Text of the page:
Over 40% of Chamber of Deputies changed after elections
Also, in January 2015, the number of parties represented by
Published in 06/10/2014 - 16:19 By Carolina Gonçalves reports from Agência Brasil - Brasília
As a result of the elections held last Sunday (Oct 9), over 40% of Brazil's federal deputies will be redefined at the next legislative period. Another novelty is the admission of six new parties in January 2005. Thus, the number of political parties with representation goes from 22 to 28. The change is likely to see the country's new head of state struggling to approve bills at the Chamber of Deputies, especially those related to reforms and the rights of more vulnerable populations.
“Parties have been pulverized, and governability will become more difficult,” argues political analyst Antonio Augusto de Queiroz, from the Inter-Union Department of Parliamentary Consultancy (Diap). “The big parties shrank and the small- and medium-sized ones expanded. This will force the president to negotiate with them, which are not supported by any program or ideological issues,” he warned.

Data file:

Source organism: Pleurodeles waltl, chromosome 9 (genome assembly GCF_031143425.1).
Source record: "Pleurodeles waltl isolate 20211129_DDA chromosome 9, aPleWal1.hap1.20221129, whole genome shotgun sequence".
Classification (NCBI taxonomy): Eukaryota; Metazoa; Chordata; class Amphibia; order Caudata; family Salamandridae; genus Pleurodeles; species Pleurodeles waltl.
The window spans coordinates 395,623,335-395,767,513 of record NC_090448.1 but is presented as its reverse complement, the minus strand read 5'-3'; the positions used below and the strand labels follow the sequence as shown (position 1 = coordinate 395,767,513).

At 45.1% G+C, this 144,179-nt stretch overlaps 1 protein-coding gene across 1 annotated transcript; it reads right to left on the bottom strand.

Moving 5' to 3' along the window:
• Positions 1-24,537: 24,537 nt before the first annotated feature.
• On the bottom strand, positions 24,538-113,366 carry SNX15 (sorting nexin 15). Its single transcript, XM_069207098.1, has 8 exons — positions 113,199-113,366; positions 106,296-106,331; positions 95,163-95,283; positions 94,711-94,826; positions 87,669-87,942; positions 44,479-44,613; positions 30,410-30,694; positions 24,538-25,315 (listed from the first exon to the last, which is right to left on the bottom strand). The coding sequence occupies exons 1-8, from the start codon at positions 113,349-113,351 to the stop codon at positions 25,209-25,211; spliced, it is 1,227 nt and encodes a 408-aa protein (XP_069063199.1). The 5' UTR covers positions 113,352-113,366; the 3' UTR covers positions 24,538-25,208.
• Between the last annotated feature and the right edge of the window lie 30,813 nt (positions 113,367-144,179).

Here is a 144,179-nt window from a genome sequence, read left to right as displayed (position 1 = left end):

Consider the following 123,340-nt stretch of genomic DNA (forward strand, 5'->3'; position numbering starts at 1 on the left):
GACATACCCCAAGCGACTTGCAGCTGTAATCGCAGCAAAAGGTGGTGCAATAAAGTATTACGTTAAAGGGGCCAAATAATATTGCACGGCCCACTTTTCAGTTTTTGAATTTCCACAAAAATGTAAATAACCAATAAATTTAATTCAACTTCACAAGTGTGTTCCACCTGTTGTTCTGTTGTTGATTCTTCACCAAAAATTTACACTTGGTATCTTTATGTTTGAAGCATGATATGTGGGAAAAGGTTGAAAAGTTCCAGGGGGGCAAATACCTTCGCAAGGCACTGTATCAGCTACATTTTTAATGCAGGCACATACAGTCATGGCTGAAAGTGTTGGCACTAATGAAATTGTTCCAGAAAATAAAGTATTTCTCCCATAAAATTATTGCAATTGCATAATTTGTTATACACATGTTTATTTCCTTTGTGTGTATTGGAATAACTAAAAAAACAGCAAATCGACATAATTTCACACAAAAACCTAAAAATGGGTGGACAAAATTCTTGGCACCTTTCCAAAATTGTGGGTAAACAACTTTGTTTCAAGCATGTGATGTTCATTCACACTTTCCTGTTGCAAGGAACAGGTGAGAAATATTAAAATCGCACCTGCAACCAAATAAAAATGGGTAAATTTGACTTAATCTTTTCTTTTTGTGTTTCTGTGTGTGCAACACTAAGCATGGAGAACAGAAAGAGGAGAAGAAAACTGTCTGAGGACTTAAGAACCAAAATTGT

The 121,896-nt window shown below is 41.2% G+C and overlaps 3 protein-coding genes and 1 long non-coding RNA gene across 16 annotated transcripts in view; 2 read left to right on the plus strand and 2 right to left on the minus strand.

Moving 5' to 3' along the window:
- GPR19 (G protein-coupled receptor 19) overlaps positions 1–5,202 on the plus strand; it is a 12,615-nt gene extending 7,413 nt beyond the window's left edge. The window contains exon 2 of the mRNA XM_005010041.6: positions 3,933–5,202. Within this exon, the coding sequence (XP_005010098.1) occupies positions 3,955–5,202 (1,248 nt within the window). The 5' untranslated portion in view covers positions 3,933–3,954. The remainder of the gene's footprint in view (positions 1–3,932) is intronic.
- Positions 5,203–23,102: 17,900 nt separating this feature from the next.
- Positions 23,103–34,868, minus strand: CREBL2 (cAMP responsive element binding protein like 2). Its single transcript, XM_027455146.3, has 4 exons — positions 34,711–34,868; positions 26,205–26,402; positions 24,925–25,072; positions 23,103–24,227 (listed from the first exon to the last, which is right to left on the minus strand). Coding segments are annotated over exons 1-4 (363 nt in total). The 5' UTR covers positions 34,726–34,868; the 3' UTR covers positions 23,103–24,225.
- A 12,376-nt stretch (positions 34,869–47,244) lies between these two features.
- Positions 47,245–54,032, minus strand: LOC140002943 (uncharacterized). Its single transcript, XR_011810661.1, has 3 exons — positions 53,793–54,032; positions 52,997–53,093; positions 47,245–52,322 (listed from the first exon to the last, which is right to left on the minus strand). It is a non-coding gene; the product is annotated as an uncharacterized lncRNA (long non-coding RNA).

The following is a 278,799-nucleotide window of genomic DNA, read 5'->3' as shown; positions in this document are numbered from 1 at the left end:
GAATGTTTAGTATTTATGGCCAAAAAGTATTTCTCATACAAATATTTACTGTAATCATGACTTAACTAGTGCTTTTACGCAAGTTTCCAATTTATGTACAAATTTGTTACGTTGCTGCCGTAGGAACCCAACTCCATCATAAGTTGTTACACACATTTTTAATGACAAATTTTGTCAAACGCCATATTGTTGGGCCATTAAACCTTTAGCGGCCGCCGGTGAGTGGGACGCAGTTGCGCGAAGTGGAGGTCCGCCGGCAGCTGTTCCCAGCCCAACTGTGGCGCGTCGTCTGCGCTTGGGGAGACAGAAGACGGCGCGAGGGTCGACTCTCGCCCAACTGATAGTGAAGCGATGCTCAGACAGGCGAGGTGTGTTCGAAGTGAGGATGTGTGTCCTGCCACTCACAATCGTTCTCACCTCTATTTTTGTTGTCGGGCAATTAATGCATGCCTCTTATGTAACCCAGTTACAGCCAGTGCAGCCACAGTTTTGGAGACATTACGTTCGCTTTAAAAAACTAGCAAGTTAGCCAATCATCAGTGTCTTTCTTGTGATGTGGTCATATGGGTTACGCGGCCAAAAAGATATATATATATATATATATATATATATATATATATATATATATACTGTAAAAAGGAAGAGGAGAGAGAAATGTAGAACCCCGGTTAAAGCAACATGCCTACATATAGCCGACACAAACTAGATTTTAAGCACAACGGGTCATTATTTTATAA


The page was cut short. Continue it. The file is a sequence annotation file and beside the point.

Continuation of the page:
Following the elections, the Workers' Party (PT), of which incumbent and candidate Dilma Rousseff is a member, lost quite a few chairs, but still boasts the largest number of posts at the Chamber—70 deputies, against the current 88 congressmen. The Brazilian Democratic Movement Party (PMDB) was also seen to lose some of its representatives—today's 71 is due to fall to 66 deputies, but its position as second best-represented remains.
On the other hand, the Brazilian Social Democracy Party (PSDB), the party of presidential candidate and Rousseff's challenger in the second-round runoff Aécio Neves, has managed to increase the number of its congressmen from 44 to 54 at the Chamber.
The force of small and medium parties will emerge if they take action in cooperation. “If they form an alliance, they can easily prevail over the big ones. The outcome is that the possibility of reforms, especially that of the Political Reform, is reduced, because these parties may find it harmful to themselves; they may see themselves prevented from being elected in the next polls,” Queiroz argued.
Translated by Fabrício Ferreira
Fonte: Over 40% of Chamber of Deputies changed after elections
Edition: Armando Cardoso / Augusto Queiroz
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